Using a combination of fault codes and serial data it should be possible to establish that a fault actually exists as well as the area in which the fault lies. Bearing in mind that the modulator assembly is usually not serviceable and that the ECU is often mounted directly to the modulator, faults reported of solenoid valves, processing errors etc. within the unit usually involves replacing the entire assembly. Of course, as many people have discovered, it is not always wise to simply rely on codes and serial data when deciding what to replace or repair. The various sensors and their connections need to be checked. All sensors mounted remote from the ECU and connected by wires must by their very nature produce an electrical signal accessible to both the ECU and an oscilloscope and that signal must vary according to the physical influences applied. This means that if you apply the same movement, pressure etc. to the sensor as those it would detect in normal operation, it should react by producing an electrical signal of some sort. The best way to access most signals is to leave the component connected and “backprobe” the signal wire in the connector using a suitable probe attached to an oscilloscope, connecting the earth probe to the vehicle chassis/battery earth terminal.

Diagram 2: Inductive ABS sensor signal The display on top shows two wheels turning at different speeds. The sensor on the right is supplied with a reference voltage (5V). If the reference voltage is missing the sensor may still work but a “reference or bias voltage error” may be recorded. Refer to vehicle specific data or check the supply from the ECU and compare signals from other wheels. The frequency and voltage of all these signals should increase with wheel speed. An A/C voltmeter will display a voltage increasing with speed. Note: A DC voltmeter will display zero or the reference voltage constantly.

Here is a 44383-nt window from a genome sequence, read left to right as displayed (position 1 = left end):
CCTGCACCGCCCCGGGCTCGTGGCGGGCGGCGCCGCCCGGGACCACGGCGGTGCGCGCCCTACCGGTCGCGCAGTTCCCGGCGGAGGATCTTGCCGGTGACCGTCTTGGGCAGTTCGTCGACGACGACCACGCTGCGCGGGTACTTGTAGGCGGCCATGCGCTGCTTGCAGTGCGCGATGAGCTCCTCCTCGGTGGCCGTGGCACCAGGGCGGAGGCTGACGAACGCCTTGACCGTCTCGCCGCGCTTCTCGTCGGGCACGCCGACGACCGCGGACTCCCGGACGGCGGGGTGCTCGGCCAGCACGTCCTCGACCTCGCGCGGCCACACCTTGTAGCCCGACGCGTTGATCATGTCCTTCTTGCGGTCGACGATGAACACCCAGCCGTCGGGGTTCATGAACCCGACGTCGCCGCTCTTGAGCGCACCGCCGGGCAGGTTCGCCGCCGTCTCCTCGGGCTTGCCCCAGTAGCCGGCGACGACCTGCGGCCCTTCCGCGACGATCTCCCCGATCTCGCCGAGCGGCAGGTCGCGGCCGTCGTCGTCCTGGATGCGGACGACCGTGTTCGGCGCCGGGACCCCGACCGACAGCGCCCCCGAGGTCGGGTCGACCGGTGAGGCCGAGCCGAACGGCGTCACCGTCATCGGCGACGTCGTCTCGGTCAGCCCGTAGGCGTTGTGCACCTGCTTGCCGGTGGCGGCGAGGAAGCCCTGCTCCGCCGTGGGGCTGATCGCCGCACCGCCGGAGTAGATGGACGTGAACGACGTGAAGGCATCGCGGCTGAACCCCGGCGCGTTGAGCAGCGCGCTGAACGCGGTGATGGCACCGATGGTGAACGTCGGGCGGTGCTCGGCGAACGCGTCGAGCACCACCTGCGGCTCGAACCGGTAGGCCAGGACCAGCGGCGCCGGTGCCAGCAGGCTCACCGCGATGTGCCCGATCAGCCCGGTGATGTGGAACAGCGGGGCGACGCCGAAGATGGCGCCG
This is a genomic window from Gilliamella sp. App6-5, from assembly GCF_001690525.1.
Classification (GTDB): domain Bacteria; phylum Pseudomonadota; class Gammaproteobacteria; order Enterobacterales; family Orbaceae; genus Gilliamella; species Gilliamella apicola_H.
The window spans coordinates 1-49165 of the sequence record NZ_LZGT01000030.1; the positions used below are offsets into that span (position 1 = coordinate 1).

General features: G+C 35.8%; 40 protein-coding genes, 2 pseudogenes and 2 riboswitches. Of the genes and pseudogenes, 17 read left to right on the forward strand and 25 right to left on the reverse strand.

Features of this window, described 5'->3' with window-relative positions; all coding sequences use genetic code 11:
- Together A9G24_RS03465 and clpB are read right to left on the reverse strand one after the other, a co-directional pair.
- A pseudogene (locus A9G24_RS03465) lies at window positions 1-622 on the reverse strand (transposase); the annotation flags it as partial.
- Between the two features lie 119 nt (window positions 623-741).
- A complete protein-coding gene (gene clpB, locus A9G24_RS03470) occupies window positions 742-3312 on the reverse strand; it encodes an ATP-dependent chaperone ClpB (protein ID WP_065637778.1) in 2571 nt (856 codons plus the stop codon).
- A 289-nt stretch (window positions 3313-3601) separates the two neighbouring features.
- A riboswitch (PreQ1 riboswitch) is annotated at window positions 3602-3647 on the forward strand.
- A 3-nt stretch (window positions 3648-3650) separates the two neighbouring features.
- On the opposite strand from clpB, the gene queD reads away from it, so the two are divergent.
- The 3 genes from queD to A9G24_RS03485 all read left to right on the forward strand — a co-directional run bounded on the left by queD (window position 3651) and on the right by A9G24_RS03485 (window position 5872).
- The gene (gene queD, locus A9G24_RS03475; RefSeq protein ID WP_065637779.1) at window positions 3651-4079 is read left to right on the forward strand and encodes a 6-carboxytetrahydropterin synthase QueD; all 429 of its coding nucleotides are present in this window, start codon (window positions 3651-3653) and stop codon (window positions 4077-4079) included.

Diagram 3: Analogue and CAN acceleration/yaw sensor signals The analogue (top) output voltage changes with levels of inertia. The CAN signal below can be measured at the sensor, diagnostic socket or any point on the CAN circuit.

Wheel speed sensors
These sensors and their connections are the most likely to fail, bearing in mind their location, often exposed to dirt and moisture. Make sure the sensors are all mounted correctly, the air gaps to the sensor ring are the same and the wiring is not obviously damaged. A number of types are in current use and the signals will differ. If you are unsure what to expect, test the signal from one of the
W W W. M OTO R .O RG .U K Diagram 4: Digital steering angle / rate sensor signal Sensors are attached to the steering column. The signal changes at the set centre point. A processor in the sensor or the ECU calculates the rate and direction of change in steering position. Note: The voltage stays the same so a voltmeter is of little use. The actual voltage and shape may change depending on the application. These sensors may also produce a CAN signal.